bug-archive, as this version is already dated?

    Cheers
    Chris
     
    Chris Theis, Aug 26, 2005
    #8
  9. nymano

    nymano Guest

    > It seems to me, the compiler considers (A()) to be a cast rather than a
    > constructor? Does this g++ "misbehaviour" conform to the C++ standard
    > or is this a bug in g++?


    just what I assumed in my first post;)
    i'll upgrade my g++.

    thanks
    stoyan.
     
    nymano, Aug 26, 2005
    #9
  10. nymano

    Greger Guest

    nymano wrote:

    > Hi.
    >
    > Could someone please lend me a hand with a simple g++ problem.
    > Be so kind and consider the following code:
    >
    > class A
    > {
    > public:
    > A() {}
    > };
    >
    > int main()
    > {
    > (A());

    what are you trying to achieve?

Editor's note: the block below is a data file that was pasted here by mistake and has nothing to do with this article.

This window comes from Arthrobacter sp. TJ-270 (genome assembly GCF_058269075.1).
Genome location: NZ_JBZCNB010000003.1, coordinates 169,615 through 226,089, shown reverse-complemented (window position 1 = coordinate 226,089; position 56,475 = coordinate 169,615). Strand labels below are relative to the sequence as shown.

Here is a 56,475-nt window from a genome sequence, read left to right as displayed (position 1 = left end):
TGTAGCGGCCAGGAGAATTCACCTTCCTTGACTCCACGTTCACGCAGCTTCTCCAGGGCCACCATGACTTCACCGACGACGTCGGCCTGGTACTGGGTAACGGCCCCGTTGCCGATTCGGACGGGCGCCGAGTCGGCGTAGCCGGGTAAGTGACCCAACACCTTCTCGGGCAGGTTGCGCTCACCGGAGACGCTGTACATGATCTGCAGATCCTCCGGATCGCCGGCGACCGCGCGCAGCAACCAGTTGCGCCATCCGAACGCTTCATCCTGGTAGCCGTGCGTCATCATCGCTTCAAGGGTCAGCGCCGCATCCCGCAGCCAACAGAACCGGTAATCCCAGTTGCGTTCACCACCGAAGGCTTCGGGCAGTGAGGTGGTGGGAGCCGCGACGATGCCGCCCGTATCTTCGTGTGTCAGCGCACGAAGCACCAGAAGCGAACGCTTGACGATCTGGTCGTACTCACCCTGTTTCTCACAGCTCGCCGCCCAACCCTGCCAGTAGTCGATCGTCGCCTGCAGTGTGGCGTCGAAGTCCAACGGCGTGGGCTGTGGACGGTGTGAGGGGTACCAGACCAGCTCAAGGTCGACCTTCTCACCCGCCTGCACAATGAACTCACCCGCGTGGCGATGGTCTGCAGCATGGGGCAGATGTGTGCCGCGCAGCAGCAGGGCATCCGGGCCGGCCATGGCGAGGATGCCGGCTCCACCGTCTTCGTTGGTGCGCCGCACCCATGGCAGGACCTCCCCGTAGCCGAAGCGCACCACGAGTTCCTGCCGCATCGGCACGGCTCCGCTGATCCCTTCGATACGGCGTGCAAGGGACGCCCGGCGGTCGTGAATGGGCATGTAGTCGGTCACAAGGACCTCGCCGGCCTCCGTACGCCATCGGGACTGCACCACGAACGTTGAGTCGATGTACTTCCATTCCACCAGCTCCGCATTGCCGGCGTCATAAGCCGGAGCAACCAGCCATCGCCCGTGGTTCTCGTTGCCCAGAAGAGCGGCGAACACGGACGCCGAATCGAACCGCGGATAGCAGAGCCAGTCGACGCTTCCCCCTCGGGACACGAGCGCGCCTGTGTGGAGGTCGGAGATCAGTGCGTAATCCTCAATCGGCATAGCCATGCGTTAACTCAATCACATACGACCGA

try
    A a;
    > return 0;
    > }
    >
    > Yields the following error using g++:
    >
    > In function `int main()':
    > syntax error before `;' token
    >
    > It seems to me, the compiler considers (A()) to be a cast rather than a
    > constructor? Does this g++ "misbehaviour" conform to the C++ standard
    > or is this a bug in g++?
    >
    > thanks in advance,
    > Stoyan.


    --
    http://www.gregerhaga.net
    http://skpp.sourceforge.net
    http://xpman.sourceforge.net
     
    Greger, Aug 26, 2005
    #10